As the Head of Research at Project Brazen, I spend a lot of my time online, searching public records to uncover clues about a person’s life. It’s a huge and ongoing challenge to determine what is true and what is mere conjecture. Fake news is the scourge of a researcher’s career.
Fortunately for me, the internet is not my only resource. Local libraries provide a place to read up on pretty much any topic you can imagine (and have the huge benefit of being free to access).
Many libraries also house physical records of newspapers, but to save space and prevent deterioration, they have been transferred to microfiche format.
The word “microfiche”, satisfying as it is to say, comes from “micro” - meaning small - and the French word fiche – meaning “slip of paper”. The cards are made of a flat piece of transparent film that contains a tiny version of each page of the newspaper, including text and images.
They are then arranged into a roll of film, which can be fed through a special device called a microfiche reader. The reader displays the large and easily readable version of the film on a computer screen, and you simply press a button to scroll through the pages of film.
The film is stored in boxes organized by date, so the first task is finding the right film – this was easy at San Jose Public Library as everything was beautifully organized.
Here’s how it works: you remove the roll of film from its box and open the panel on the Microfiche reader. Threading the film onto the reader can be a bit fiddly as the film has a habit of pinging back into a roll, but you’ll soon get the hang of it. You then gently push the newly threaded film until it sits underneath the reader, and it is ready to view on the computer screen. When you press the arrow buttons, the film wheel whirls around in a circle, making a satisfying clicking sound. Then it is simply a matter of scrolling through the pages of the newspaper to find what you are looking for.
Many journalists love using the microfiche reader – there is something freeing about accessing this information without the need for Google. Also, even though some libraries have opted to digitize these old newspapers, it’s not universal. So you may find some unique reports unavailable anywhere else.
I headed to the San Jose Public Library late in 2022 on a typical sunny Fall day to see what I could uncover on James Duward Harper, the Soviet Bloc spy at the center of Project Brazen’s new podcast, Spy Valley: An Engineer's Nuclear Betrayal.
My focus was to search through the records of The Mercury News, a morning daily newspaper published in San Jose that is still going today.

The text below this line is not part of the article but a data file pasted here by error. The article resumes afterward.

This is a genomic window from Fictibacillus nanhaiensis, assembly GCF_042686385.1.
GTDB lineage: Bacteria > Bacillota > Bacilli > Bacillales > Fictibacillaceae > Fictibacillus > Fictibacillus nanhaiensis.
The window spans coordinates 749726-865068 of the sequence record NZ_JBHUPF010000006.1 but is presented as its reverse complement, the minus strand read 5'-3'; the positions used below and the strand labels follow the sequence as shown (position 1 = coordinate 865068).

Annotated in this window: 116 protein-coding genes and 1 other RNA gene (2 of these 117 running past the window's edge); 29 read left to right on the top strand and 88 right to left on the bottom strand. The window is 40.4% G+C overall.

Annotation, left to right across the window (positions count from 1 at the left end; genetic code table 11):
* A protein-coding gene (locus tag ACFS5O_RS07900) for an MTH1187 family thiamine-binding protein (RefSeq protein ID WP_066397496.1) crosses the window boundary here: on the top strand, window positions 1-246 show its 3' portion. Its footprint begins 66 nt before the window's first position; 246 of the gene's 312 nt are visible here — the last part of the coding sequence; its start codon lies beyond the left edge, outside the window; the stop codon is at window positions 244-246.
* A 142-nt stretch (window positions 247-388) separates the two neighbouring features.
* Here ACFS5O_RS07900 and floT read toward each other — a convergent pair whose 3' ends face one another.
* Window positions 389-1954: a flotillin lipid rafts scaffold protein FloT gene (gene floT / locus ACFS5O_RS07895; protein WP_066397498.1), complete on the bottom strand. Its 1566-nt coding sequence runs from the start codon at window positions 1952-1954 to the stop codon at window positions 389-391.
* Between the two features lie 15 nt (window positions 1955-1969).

San Jose Public Library also keeps detailed digital copies of The Mercury News, so I started there, homing in on the first mentions of James Harper in October 1983 –when he was arrested by the FBI – before moving to the microfiche.
I was truly taken aback by the wealth of detail The Mercury News had published about Harper between October and December 1983. I learned that in 1975, Harper had cornered a former business associate, Anthony Halekakis, to proudly inform him of his illicit spy activities. According to Halekakis, “He had this incredible scheme to sell information to the Poles.”
I was also fascinated to learn more about Harper’s relationship with Bill Hugle, a Silicon Valley bigwig who helped Harper in his spying scheme, and how ugly things got when Harper went solo and tried to cut Hugle out of the deal with the Eastern Bloc. The Mercury News reported that Harper’s lawyer had claimed: “My client’s been scared to death that Hugle would kill him”.
It was also interesting to get a better understanding of how people living in Silicon Valley perceived spies at a time when Cold War tensions were so high. One columnist, Steve Lopez, went to visit a group of kids aged 12-13 at Morrill Middle School in North San Jose in October 1983. He asked them what they knew about the Harper case. Lopez reported that every child raised their hand, and listed some of their comments about the case:
Doug Leonard, 12: "The information was about nuclear missiles. The Polish people had a letter from Moscow which made a list of the information they wanted, and Harper got it."
Shari Tucker, 12: "It's really scary, because it could be your next-door neighbor who's giving away secrets. And you would have the FBI taking him away, and here's your neighbor who's a traitor.”
I spent just a day at the library, but what I learned from scanning the microfiche film gave me a whole new perspective on the Harper case. And it got me away from my laptop for a while, for which I was thankful.
Want to learn more about the Harper case? Listen to Spy Valley, out now.
Listen to the latest episode of Spy Valley: An Engineer's Nuclear Betrayal
Nuclear tensions between Moscow and Washington are reaching a fever pitch. When a desperate James Harper doubles down on spying for the Soviet Bloc, he gets his big payday. But in a game of double-cross and deception, even your friends start to feel like enemies.
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